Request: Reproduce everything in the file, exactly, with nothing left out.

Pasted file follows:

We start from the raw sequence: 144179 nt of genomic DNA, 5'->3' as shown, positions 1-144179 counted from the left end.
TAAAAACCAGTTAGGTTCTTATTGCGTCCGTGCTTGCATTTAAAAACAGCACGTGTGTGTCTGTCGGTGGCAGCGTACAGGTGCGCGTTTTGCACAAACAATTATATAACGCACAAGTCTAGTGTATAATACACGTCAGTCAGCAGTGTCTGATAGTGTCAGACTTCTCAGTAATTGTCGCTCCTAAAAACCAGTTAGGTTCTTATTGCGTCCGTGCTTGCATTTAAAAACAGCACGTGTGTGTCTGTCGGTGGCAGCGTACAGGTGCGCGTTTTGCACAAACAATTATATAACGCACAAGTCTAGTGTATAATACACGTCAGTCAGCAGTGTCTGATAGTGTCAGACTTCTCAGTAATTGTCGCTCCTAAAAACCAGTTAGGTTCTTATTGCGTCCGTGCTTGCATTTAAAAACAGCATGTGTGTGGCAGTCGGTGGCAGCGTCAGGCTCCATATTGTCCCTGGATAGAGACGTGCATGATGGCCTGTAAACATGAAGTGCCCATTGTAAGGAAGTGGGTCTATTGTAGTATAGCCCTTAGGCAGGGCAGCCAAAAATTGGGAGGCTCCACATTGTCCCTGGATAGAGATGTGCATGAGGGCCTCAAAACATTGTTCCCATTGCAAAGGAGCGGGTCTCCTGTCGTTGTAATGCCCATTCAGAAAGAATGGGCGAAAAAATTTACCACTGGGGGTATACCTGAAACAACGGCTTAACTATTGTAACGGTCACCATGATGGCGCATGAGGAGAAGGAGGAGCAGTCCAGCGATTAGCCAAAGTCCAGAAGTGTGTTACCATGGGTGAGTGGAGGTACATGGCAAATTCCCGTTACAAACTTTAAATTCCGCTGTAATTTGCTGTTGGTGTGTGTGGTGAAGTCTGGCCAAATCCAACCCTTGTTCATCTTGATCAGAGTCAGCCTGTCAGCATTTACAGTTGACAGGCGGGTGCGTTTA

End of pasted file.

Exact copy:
We start from the raw sequence: 144179 nt of genomic DNA, 5'->3' as shown, positions 1-144179 counted from the left end.
TAAAAACCAGTTAGGTTCTTATTGCGTCCGTGCTTGCATTTAAAAACAGCACGTGTGTGTCTGTCGGTGGCAGCGTACAGGTGCGCGTTTTGCACAAACAATTATATAACGCACAAGTCTAGTGTATAATACACGTCAGTCAGCAGTGTCTGATAGTGTCAGACTTCTCAGTAATTGTCGCTCCTAAAAACCAGTTAGGTTCTTATTGCGTCCGTGCTTGCATTTAAAAACAGCACGTGTGTGTCTGTCGGTGGCAGCGTACAGGTGCGCGTTTTGCACAAACAATTATATAACGCACAAGTCTAGTGTATAATACACGTCAGTCAGCAGTGTCTGATAGTGTCAGACTTCTCAGTAATTGTCGCTCCTAAAAACCAGTTAGGTTCTTATTGCGTCCGTGCTTGCATTTAAAAACAGCATGTGTGTGGCAGTCGGTGGCAGCGTCAGGCTCCATATTGTCCCTGGATAGAGACGTGCATGATGGCCTGTAAACATGAAGTGCCCATTGTAAGGAAGTGGGTCTATTGTAGTATAGCCCTTAGGCAGGGCAGCCAAAAATTGGGAGGCTCCACATTGTCCCTGGATAGAGATGTGCATGAGGGCCTCAAAACATTGTTCCCATTGCAAAGGAGCGGGTCTCCTGTCGTTGTAATGCCCATTCAGAAAGAATGGGCGAAAAAATTTACCACTGGGGGTATACCTGAAACAACGGCTTAACTATTGTAACGGTCACCATGATGGCGCATGAGGAGAAGGAGGAGCAGTCCAGCGATTAGCCAAAGTCCAGAAGTGTGTTACCATGGGTGAGTGGAGGTACATGGCAAATTCCCGTTACAAACTTTAAATTCCGCTGTAATTTGCTGTTGGTGTGTGTGGTGAAGTCTGGCCAAATCCAACCCTTGTTCATCTTGATCAGAGTCAGCCTGTCAGCATTTACAGTTGACAGGCGGGTGCGTTTA